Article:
KEN KIRSCHENBAUM, ESQ
ALARM - SECURITY INDUSTRY LEGAL EMAIL NEWSLETTER / THE ALARM EXCHANGE
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commencement date and other contract issues
May 7, 2018
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commencement date and other contract issues
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Ken
    With all your articles on contracts you have failed to address a very important issue that everyone has who uses them faces.  To begin with, in the start of the agreements you have to put a date in.   When executed by the firm/alarm company you put another date and the customer does as well with another date if executed by mail.   Now there are three dates on the agreement.   The job starts at some date that can be either days or months later depending on the type of job, such as a fire alarm system that the plans have to be filed and approved before work can start.   After the inspection weeks or months later the central station monitoring starts.   The agreement period is for some set of time for example either five or ten years.   So the official start of the monitoring can be months later.   That now means that the monitoring period will exceed beyond the official contract period as stated in the agreement based upon the dated entered in the beginning of the agreement.   It can start six months after signing and finishes six months after the expiration date.   You would not bill the customer until the monitoring actually starts.   Your exposure also extending beyond the agreement term as well.  
    It is now time to recognize this problem and change the wording on the agreements to adjust for this situation and bring it in line with the real world, correct?   What I believe needs to be added or changed on the agreement, is that that agreement period/years is aligned with the first bill monitoring start date of service for service period once it official starts or some other wording to accomplish that intent here.   It is not unusual to have an executed agreement that will not start for some time and the current wording does not conform in these cases.
    You (Ken) can now reply and state a good or bad comments or a defense of this suggestion (keeping an open mind here for a change maybe but not likely) and others as well that I am sure will too.
    This situation and question has some real value instead of the many real dumb questions you have recently posted like that one about selectively covering employees with workman compensation, failure to increase customers’ bills for monitoring services plus a lot of others from people that should be employees and not employers.
    Yours truly,
A RichAndKindMan
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Response
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    Your comments and suggestions lead me to believe you may not actually be rich or kind.  However, you raise several points:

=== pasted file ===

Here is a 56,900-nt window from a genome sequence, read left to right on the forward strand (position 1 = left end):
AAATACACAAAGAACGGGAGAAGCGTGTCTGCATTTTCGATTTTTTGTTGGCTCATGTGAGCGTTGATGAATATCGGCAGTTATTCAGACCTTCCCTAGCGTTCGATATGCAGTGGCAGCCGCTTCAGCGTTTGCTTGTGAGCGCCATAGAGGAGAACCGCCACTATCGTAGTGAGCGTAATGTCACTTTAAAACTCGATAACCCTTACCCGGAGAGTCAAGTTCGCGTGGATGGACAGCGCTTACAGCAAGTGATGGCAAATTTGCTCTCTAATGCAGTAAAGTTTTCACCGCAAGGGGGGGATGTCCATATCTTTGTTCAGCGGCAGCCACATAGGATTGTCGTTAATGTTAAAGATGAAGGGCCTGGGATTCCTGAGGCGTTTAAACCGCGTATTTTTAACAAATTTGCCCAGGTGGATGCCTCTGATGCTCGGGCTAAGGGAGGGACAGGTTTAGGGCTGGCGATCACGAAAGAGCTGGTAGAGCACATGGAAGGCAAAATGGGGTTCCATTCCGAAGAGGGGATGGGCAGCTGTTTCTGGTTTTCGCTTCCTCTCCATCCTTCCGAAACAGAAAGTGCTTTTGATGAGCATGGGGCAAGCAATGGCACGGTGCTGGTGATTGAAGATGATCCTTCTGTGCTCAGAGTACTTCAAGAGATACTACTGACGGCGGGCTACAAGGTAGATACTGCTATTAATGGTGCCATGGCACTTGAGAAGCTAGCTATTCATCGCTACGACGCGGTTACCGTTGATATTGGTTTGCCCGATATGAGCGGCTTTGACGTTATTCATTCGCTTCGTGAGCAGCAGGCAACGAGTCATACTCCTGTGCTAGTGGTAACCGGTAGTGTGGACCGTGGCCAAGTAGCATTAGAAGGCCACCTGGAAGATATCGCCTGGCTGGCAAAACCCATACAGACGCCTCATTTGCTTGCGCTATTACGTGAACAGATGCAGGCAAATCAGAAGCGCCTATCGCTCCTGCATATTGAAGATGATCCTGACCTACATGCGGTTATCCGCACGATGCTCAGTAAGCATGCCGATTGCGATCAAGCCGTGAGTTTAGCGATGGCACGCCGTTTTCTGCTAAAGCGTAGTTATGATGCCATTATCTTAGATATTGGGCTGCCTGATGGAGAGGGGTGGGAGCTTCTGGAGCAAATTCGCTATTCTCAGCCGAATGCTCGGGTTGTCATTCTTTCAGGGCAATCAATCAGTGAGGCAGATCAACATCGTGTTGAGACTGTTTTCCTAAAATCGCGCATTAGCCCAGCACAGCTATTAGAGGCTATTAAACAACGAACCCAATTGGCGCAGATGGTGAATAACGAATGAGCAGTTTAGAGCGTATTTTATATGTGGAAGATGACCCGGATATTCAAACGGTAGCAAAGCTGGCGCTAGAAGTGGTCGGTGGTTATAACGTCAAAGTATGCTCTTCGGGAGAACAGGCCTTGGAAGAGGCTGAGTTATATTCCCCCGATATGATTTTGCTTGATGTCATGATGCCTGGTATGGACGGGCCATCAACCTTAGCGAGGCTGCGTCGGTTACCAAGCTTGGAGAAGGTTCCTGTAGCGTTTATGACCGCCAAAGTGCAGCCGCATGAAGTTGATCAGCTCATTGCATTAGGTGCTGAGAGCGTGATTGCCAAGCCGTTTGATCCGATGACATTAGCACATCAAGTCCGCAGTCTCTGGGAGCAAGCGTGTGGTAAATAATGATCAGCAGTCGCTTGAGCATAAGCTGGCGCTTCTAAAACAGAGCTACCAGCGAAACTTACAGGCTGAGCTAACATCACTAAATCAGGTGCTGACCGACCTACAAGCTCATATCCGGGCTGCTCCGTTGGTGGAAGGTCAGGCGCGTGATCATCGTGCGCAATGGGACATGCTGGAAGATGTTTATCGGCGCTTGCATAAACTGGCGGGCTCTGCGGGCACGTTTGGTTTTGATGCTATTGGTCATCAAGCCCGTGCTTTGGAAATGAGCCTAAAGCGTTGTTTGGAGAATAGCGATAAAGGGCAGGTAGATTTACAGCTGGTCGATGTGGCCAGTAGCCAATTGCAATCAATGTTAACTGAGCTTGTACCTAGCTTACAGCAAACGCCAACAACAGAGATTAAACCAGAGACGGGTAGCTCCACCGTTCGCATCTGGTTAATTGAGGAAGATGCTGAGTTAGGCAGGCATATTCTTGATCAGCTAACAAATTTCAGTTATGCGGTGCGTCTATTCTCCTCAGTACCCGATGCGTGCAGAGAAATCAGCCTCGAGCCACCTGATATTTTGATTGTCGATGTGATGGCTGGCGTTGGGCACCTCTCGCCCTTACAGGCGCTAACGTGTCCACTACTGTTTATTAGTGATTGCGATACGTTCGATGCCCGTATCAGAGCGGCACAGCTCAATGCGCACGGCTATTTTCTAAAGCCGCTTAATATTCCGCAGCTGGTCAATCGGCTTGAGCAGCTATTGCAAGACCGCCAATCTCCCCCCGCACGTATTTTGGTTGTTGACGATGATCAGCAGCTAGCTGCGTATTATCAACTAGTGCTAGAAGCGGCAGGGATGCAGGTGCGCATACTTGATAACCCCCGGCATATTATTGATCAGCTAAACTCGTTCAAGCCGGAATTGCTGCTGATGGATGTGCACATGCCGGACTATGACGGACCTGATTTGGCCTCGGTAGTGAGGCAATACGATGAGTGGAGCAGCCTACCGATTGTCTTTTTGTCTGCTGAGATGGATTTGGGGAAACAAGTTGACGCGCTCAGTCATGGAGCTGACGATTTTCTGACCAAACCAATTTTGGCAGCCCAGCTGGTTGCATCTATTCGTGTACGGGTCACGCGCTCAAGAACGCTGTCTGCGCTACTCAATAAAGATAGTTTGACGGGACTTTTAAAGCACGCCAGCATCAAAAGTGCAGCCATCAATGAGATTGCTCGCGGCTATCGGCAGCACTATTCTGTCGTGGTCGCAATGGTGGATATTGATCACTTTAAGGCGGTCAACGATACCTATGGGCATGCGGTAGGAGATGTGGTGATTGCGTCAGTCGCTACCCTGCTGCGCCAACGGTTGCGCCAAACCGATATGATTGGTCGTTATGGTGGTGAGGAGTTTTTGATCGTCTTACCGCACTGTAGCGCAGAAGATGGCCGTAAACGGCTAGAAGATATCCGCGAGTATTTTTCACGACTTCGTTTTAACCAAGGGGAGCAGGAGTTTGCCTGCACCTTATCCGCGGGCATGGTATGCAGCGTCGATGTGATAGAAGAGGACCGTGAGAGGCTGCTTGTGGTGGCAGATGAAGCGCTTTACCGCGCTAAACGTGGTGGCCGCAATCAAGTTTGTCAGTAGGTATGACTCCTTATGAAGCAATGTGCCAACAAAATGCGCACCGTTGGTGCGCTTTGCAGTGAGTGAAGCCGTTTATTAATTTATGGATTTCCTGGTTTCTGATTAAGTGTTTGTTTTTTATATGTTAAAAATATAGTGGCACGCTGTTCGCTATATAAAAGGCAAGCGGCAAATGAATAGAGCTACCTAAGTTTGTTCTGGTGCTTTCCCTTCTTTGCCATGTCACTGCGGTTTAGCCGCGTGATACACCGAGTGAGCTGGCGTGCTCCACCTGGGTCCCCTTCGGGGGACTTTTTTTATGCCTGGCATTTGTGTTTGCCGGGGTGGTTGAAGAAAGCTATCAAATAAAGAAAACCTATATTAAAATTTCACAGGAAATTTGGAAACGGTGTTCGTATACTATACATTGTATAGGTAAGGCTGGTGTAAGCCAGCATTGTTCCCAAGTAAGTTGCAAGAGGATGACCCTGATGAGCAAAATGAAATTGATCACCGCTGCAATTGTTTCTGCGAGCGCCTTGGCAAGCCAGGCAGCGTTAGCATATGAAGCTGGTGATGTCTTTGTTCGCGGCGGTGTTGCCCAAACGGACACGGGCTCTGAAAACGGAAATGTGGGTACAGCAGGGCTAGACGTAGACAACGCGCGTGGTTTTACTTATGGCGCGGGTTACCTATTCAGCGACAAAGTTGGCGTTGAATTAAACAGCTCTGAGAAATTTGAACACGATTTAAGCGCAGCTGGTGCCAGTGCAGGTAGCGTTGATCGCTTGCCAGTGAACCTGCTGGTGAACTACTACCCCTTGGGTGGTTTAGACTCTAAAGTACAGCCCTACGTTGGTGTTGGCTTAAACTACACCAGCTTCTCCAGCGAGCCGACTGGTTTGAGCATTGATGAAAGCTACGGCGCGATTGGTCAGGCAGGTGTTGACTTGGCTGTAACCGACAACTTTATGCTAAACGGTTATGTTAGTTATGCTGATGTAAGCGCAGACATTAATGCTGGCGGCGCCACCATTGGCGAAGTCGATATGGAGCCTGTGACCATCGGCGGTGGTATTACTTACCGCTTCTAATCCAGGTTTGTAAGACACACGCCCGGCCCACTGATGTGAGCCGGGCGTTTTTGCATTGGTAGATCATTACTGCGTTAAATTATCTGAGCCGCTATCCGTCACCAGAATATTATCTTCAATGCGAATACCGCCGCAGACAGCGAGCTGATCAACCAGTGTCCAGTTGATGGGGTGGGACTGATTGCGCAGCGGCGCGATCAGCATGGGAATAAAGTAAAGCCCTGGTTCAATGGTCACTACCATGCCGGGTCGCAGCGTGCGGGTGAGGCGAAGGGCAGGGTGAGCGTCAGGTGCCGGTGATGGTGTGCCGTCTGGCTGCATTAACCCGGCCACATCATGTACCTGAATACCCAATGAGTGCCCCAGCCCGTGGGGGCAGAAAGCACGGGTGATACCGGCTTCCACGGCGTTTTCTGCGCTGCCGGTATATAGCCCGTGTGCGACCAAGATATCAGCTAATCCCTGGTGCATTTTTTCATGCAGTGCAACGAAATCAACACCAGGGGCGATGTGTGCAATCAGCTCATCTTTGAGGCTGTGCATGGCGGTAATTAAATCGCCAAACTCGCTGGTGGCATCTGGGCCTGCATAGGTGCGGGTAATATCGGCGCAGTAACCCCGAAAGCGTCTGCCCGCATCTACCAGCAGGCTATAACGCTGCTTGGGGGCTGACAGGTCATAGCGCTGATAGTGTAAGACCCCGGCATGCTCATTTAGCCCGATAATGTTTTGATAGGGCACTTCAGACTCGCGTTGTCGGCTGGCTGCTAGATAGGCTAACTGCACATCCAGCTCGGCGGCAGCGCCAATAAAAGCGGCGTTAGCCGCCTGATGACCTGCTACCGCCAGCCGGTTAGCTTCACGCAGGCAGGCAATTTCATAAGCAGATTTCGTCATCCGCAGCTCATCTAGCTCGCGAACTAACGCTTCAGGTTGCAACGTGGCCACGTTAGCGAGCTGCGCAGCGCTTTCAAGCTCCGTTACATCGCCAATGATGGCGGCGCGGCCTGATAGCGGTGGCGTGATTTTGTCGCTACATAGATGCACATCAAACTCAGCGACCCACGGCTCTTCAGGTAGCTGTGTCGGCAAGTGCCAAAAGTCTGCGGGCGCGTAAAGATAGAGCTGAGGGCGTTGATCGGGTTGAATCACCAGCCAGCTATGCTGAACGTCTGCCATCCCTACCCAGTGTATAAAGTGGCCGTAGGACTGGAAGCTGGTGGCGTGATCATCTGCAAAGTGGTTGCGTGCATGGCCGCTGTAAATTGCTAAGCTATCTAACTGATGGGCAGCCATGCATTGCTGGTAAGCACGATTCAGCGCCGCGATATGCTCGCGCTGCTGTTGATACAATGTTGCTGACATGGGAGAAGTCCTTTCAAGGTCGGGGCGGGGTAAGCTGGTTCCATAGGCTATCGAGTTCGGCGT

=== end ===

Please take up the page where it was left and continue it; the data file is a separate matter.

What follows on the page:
From your question I conclude that you don't have the Standard Form Agreements.  That's your first mistake.  Your second mistake is making assumptions about what's in the contract and how it works.
    The Standard Form Contracts [the All in One agreements are the recommended forms] all have a date at the top of the agreement.  There are no other dates to be inserted in the form.  
    The printed form clearly states that the RMR items are to be billed commencing on the first day of the month following execution of the agreement.  Why?  Because too many subscribers have refused to permit installation.  If the contract provides that the contract commences upon installation we are faced with the argument that the contract never commenced.  We then have to overcome that hurtle before getting to the next one, enforcing the term of the agreement when the installation was never made and the services are obviously not going to be provided.  My contracts were changed a long time ago to address this issue.
    So what should you do if there is going to be an inordinate delay in installation, which is frequently the case in commercial fire alarm installations.  You can simply provide that you will waive the RMR for a specific period of time, or you can provide that the RMR will commence upon installation and proper test signal.  Yes, that will mean you now face the problem regarding installation, but at least it will be the exception to the rule rather than being in your form agreement where it will apply to every subscriber.  The Standard Form Agreement , by the way, also deals with delayed installation and price increases.
    No matter when the RMR items start getting billed and charged, the RMR term will not outlast the contract term.  They are the same, always.  As long as the service is provided the contract will cover the service.  That is why the contract automatically renews month to month.
    As monotonous and mundane you find the constant conversation about contracts - and the pitch to keep the contracts current - you would be surprised to hear all the questions I field daily.  Some questions are more routine than others, and often a question will lead to a modification of the contract to make it clearer and more easily understood.  And, every once in a while I get a suggestion for a change that's a great idea - in fact I think you've made a few - so thanks for those and thanks for your continued interest and support.
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Ken Kirschenbaum,Esq
Kirschenbaum & Kirschenbaum PC
Attorneys at Law
200 Garden City Plaza
Garden City, NY 11530
516 747 6700 x 301
ken@kirschenbaumesq.com
516 747 6700
www.KirschenbaumEsq.com